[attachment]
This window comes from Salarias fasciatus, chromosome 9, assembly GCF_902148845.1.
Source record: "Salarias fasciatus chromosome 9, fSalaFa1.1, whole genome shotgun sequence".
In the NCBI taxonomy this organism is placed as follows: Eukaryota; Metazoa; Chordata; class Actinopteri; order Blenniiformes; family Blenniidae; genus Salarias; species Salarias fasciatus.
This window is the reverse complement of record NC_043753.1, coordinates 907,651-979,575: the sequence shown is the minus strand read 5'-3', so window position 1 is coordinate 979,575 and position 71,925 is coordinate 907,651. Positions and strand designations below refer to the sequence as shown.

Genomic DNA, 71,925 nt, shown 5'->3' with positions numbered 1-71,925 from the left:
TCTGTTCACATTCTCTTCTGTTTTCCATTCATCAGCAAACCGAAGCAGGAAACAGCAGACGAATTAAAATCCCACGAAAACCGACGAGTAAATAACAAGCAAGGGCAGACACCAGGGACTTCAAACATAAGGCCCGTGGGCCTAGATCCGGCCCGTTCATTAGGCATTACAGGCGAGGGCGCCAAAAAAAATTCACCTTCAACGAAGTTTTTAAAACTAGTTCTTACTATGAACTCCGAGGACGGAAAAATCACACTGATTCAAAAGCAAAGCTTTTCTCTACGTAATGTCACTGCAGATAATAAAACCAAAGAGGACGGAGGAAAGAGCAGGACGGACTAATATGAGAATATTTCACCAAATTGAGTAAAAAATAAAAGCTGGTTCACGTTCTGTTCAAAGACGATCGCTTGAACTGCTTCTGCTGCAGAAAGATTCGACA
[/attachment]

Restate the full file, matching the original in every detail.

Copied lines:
This window comes from Salarias fasciatus, chromosome 9, assembly GCF_902148845.1.
Source record: "Salarias fasciatus chromosome 9, fSalaFa1.1, whole genome shotgun sequence".
In the NCBI taxonomy this organism is placed as follows: Eukaryota; Metazoa; Chordata; class Actinopteri; order Blenniiformes; family Blenniidae; genus Salarias; species Salarias fasciatus.
This window is the reverse complement of record NC_043753.1, coordinates 907,651-979,575: the sequence shown is the minus strand read 5'-3', so window position 1 is coordinate 979,575 and position 71,925 is coordinate 907,651. Positions and strand designations below refer to the sequence as shown.

Genomic DNA, 71,925 nt, shown 5'->3' with positions numbered 1-71,925 from the left:
TCTGTTCACATTCTCTTCTGTTTTCCATTCATCAGCAAACCGAAGCAGGAAACAGCAGACGAATTAAAATCCCACGAAAACCGACGAGTAAATAACAAGCAAGGGCAGACACCAGGGACTTCAAACATAAGGCCCGTGGGCCTAGATCCGGCCCGTTCATTAGGCATTACAGGCGAGGGCGCCAAAAAAAATTCACCTTCAACGAAGTTTTTAAAACTAGTTCTTACTATGAACTCCGAGGACGGAAAAATCACACTGATTCAAAAGCAAAGCTTTTCTCTACGTAATGTCACTGCAGATAATAAAACCAAAGAGGACGGAGGAAAGAGCAGGACGGACTAATATGAGAATATTTCACCAAATTGAGTAAAAAATAAAAGCTGGTTCACGTTCTGTTCAAAGACGATCGCTTGAACTGCTTCTGCTGCAGAAAGATTCGACA